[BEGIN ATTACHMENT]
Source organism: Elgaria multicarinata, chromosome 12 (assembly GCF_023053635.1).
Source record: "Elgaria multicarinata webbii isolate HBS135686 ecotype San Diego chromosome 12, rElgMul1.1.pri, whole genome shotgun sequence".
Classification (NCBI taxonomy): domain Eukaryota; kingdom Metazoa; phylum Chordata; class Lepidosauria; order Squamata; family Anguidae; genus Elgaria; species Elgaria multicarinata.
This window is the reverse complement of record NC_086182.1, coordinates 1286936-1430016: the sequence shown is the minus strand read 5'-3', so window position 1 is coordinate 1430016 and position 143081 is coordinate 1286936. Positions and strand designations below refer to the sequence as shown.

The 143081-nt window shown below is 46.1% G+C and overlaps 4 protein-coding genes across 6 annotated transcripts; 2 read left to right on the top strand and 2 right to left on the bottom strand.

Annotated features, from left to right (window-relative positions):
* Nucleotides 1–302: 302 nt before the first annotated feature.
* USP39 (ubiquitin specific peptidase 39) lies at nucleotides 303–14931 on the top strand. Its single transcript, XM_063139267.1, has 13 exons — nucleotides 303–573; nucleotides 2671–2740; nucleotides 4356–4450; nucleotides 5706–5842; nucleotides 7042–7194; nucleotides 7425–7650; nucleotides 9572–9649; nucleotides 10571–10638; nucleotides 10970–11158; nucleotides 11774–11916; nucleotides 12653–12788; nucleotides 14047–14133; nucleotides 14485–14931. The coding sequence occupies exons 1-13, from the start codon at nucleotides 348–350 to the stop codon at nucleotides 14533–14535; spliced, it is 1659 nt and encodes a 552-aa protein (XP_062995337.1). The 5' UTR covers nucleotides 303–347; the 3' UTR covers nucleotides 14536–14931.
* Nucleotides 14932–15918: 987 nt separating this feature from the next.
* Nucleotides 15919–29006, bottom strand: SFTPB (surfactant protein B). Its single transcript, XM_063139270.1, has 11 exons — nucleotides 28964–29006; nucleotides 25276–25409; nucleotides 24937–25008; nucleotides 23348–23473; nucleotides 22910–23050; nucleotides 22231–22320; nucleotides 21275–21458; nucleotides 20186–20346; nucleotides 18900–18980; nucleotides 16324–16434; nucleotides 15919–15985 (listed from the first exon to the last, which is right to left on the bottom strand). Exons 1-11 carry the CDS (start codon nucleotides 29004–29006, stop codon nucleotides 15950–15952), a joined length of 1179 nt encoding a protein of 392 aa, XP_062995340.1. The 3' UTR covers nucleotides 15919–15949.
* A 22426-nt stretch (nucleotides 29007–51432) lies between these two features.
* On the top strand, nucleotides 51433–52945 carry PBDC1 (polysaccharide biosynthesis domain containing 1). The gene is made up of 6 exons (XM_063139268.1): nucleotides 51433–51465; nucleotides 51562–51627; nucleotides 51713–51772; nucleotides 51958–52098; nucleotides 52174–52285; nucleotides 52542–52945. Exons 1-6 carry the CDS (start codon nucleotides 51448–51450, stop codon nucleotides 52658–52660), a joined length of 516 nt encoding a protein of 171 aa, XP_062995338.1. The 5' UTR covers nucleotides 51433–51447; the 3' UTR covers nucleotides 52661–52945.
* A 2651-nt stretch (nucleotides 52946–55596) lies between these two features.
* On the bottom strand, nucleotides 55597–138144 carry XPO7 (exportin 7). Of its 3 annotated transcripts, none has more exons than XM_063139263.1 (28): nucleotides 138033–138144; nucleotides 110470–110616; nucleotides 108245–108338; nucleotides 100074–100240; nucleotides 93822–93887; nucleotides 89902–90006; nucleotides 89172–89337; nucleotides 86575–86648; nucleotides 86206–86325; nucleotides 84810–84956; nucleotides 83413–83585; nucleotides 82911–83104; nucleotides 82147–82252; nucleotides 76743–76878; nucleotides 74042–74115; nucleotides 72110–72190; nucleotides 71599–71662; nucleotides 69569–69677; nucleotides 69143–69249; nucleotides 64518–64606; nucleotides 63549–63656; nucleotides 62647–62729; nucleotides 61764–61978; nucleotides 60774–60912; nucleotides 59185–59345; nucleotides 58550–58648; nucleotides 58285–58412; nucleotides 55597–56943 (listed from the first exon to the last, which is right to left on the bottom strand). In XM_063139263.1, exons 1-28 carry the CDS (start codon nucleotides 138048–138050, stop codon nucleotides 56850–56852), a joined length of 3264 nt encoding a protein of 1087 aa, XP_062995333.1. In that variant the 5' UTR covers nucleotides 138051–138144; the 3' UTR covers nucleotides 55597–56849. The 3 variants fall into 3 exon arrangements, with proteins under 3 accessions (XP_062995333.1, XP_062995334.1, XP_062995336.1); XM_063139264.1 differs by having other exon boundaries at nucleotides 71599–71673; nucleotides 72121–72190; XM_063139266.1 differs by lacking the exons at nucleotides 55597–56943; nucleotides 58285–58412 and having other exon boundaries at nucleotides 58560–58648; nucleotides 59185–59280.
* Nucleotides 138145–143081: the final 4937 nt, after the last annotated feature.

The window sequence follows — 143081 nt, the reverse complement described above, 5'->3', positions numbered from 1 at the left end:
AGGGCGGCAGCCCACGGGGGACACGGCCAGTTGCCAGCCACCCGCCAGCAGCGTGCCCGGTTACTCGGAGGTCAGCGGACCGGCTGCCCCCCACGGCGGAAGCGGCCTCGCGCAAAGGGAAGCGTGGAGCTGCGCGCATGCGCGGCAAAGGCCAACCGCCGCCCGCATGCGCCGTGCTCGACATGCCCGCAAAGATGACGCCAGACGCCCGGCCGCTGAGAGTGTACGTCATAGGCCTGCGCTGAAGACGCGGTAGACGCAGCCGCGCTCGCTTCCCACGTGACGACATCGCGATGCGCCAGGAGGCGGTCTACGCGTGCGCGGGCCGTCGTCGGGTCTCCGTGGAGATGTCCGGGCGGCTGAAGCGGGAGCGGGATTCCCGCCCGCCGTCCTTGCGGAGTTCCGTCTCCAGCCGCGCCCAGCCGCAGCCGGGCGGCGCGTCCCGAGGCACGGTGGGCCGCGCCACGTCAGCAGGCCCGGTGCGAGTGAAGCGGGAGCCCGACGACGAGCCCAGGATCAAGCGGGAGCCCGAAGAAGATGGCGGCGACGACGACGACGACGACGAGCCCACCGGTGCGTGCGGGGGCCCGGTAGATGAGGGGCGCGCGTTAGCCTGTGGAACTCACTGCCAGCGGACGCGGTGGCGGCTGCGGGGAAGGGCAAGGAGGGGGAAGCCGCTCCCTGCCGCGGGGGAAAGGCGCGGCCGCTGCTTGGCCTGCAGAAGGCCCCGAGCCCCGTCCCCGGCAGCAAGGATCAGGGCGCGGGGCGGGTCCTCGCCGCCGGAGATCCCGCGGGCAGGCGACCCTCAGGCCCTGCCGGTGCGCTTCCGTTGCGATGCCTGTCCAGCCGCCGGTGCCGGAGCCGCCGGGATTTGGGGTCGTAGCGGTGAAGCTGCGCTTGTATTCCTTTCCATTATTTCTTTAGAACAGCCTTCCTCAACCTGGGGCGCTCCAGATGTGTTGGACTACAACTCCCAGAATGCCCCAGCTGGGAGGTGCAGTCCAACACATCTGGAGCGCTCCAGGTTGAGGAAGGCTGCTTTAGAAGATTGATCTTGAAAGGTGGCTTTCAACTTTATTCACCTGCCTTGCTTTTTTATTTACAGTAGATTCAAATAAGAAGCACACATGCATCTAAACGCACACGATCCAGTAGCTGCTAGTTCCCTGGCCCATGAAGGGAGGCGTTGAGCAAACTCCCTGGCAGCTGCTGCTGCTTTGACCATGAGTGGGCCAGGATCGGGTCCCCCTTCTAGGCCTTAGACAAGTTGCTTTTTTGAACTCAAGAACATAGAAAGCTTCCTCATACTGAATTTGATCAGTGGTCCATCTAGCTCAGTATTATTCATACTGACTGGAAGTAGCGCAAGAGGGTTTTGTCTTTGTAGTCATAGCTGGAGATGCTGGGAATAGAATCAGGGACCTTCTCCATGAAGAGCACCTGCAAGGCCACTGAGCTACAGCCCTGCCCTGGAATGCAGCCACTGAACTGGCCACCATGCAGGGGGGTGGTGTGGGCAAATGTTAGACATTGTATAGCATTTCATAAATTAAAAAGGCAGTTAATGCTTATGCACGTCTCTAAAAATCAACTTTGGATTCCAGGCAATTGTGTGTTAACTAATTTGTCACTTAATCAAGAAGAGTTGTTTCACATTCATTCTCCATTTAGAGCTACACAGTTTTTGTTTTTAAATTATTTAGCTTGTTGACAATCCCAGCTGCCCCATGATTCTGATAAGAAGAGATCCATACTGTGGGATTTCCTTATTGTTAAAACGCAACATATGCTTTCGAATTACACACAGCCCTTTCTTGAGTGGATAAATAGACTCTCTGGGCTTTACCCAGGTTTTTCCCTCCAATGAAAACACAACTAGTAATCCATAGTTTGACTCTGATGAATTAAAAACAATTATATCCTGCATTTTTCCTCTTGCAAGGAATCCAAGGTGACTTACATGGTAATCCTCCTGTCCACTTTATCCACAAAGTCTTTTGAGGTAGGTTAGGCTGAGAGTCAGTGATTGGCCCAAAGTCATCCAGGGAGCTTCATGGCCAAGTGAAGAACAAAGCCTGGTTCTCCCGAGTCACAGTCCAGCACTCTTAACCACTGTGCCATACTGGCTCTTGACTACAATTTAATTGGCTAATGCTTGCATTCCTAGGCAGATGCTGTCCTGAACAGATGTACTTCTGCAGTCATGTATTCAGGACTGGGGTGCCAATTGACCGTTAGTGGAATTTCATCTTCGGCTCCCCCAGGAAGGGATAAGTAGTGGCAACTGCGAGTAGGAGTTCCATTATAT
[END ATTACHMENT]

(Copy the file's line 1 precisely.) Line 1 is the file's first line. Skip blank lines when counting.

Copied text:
Source organism: Elgaria multicarinata, chromosome 12 (assembly GCF_023053635.1).